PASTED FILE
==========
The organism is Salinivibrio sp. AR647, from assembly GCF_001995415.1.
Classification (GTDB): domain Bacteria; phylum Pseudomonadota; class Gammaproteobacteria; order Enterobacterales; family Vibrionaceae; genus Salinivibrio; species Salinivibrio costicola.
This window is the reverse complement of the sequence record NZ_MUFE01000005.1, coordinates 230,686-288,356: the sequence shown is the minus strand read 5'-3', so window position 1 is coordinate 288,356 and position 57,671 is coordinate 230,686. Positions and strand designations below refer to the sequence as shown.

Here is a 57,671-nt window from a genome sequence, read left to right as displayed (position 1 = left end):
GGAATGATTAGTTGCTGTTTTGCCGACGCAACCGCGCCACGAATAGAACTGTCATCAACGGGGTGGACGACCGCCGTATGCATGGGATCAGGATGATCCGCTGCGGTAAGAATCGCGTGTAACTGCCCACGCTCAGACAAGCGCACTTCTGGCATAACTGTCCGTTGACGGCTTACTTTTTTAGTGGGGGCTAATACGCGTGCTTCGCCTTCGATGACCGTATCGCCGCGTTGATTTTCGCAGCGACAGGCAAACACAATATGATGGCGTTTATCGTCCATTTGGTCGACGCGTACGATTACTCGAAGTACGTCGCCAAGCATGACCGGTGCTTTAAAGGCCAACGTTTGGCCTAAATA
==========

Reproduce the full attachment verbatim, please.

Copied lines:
The organism is Salinivibrio sp. AR647, from assembly GCF_001995415.1.
Classification (GTDB): domain Bacteria; phylum Pseudomonadota; class Gammaproteobacteria; order Enterobacterales; family Vibrionaceae; genus Salinivibrio; species Salinivibrio costicola.
This window is the reverse complement of the sequence record NZ_MUFE01000005.1, coordinates 230,686-288,356: the sequence shown is the minus strand read 5'-3', so window position 1 is coordinate 288,356 and position 57,671 is coordinate 230,686. Positions and strand designations below refer to the sequence as shown.

Here is a 57,671-nt window from a genome sequence, read left to right as displayed (position 1 = left end):
GGAATGATTAGTTGCTGTTTTGCCGACGCAACCGCGCCACGAATAGAACTGTCATCAACGGGGTGGACGACCGCCGTATGCATGGGATCAGGATGATCCGCTGCGGTAAGAATCGCGTGTAACTGCCCACGCTCAGACAAGCGCACTTCTGGCATAACTGTCCGTTGACGGCTTACTTTTTTAGTGGGGGCTAATACGCGTGCTTCGCCTTCGATGACCGTATCGCCGCGTTGATTTTCGCAGCGACAGGCAAACACAATATGATGGCGTTTATCGTCCATTTGGTCGACGCGTACGATTACTCGAAGTACGTCGCCAAGCATGACCGGTGCTTTAAAGGCCAACGTTTGGCCTAAATA